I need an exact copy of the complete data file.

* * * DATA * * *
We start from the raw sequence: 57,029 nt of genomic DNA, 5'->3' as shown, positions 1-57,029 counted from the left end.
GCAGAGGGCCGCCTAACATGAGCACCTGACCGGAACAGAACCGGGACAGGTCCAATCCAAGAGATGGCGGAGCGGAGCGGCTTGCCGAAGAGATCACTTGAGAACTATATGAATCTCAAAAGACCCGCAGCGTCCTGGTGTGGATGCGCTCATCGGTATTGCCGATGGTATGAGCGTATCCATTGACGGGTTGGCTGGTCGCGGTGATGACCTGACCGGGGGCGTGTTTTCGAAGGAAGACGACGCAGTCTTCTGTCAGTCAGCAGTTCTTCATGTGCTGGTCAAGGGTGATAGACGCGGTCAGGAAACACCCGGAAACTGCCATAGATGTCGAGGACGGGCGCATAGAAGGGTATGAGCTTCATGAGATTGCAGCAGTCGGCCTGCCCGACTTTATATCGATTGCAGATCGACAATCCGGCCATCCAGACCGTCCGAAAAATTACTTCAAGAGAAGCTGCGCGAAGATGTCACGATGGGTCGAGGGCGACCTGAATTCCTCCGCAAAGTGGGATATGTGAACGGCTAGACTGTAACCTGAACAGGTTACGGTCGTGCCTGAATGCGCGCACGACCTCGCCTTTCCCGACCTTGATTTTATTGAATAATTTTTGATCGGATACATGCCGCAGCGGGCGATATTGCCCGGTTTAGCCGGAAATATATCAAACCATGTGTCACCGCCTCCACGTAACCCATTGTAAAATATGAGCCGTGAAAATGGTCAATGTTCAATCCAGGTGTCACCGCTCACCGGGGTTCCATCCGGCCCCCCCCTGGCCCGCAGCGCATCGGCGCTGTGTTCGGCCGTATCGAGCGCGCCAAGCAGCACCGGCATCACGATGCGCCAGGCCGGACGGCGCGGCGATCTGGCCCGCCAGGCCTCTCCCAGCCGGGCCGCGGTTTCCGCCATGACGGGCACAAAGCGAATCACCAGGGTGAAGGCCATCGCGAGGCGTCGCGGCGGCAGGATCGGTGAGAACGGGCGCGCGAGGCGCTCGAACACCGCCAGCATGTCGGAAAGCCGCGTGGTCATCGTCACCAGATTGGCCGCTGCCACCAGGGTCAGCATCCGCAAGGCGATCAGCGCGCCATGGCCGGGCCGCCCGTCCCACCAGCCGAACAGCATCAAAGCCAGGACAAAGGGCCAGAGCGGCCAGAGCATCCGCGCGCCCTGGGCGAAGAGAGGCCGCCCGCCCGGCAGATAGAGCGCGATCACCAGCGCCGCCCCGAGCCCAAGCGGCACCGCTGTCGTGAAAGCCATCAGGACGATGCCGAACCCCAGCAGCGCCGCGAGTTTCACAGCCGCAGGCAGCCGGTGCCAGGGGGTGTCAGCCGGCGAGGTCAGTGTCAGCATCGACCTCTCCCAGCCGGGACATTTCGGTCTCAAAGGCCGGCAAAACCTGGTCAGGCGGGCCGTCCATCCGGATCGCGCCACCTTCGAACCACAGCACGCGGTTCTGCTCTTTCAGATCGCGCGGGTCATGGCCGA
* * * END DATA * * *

We start from the raw sequence: 57,029 nt of genomic DNA, 5'->3' as shown, positions 1-57,029 counted from the left end.
GCAGAGGGCCGCCTAACATGAGCACCTGACCGGAACAGAACCGGGACAGGTCCAATCCAAGAGATGGCGGAGCGGAGCGGCTTGCCGAAGAGATCACTTGAGAACTATATGAATCTCAAAAGACCCGCAGCGTCCTGGTGTGGATGCGCTCATCGGTATTGCCGATGGTATGAGCGTATCCATTGACGGGTTGGCTGGTCGCGGTGATGACCTGACCGGGGGCGTGTTTTCGAAGGAAGACGACGCAGTCTTCTGTCAGTCAGCAGTTCTTCATGTGCTGGTCAAGGGTGATAGACGCGGTCAGGAAACACCCGGAAACTGCCATAGATGTCGAGGACGGGCGCATAGAAGGGTATGAGCTTCATGAGATTGCAGCAGTCGGCCTGCCCGACTTTATATCGATTGCAGATCGACAATCCGGCCATCCAGACCGTCCGAAAAATTACTTCAAGAGAAGCTGCGCGAAGATGTCACGATGGGTCGAGGGCGACCTGAATTCCTCCGCAAAGTGGGATATGTGAACGGCTAGACTGTAACCTGAACAGGTTACGGTCGTGCCTGAATGCGCGCACGACCTCGCCTTTCCCGACCTTGATTTTATTGAATAATTTTTGATCGGATACATGCCGCAGCGGGCGATATTGCCCGGTTTAGCCGGAAATATATCAAACCATGTGTCACCGCCTCCACGTAACCCATTGTAAAATATGAGCCGTGAAAATGGTCAATGTTCAATCCAGGTGTCACCGCTCACCGGGGTTCCATCCGGCCCCCCCCTGGCCCGCAGCGCATCGGCGCTGTGTTCGGCCGTATCGAGCGCGCCAAGCAGCACCGGCATCACGATGCGCCAGGCCGGACGGCGCGGCGATCTGGCCCGCCAGGCCTCTCCCAGCCGGGCCGCGGTTTCCGCCATGACGGGCACAAAGCGAATCACCAGGGTGAAGGCCATCGCGAGGCGTCGCGGCGGCAGGATCGGTGAGAACGGGCGCGCGAGGCGCTCGAACACCGCCAGCATGTCGGAAAGCCGCGTGGTCATCGTCACCAGATTGGCCGCTGCCACCAGGGTCAGCATCCGCAAGGCGATCAGCGCGCCATGGCCGGGCCGCCCGTCCCACCAGCCGAACAGCATCAAAGCCAGGACAAAGGGCCAGAGCGGCCAGAGCATCCGCGCGCCCTGGGCGAAGAGAGGCCGCCCGCCCGGCAGATAGAGCGCGATCACCAGCGCCGCCCCGAGCCCAAGCGGCACCGCTGTCGTGAAAGCCATCAGGACGATGCCGAACCCCAGCAGCGCCGCGAGTTTCACAGCCGCAGGCAGCCGGTGCCAGGGGGTGTCAGCCGGCGAGGTCAGTGTCAGCATCGACCTCTCCCAGCCGGGACATTTCGGTCTCAAAGGCCGGCAAAACCTGGTCAGGCGGGCCGTCCATCCGGATCGCGCCACCTTCGAACCACAGCACGCGGTTCTGCTCTTTCAGATCGCGCGGGTCATGGCCGA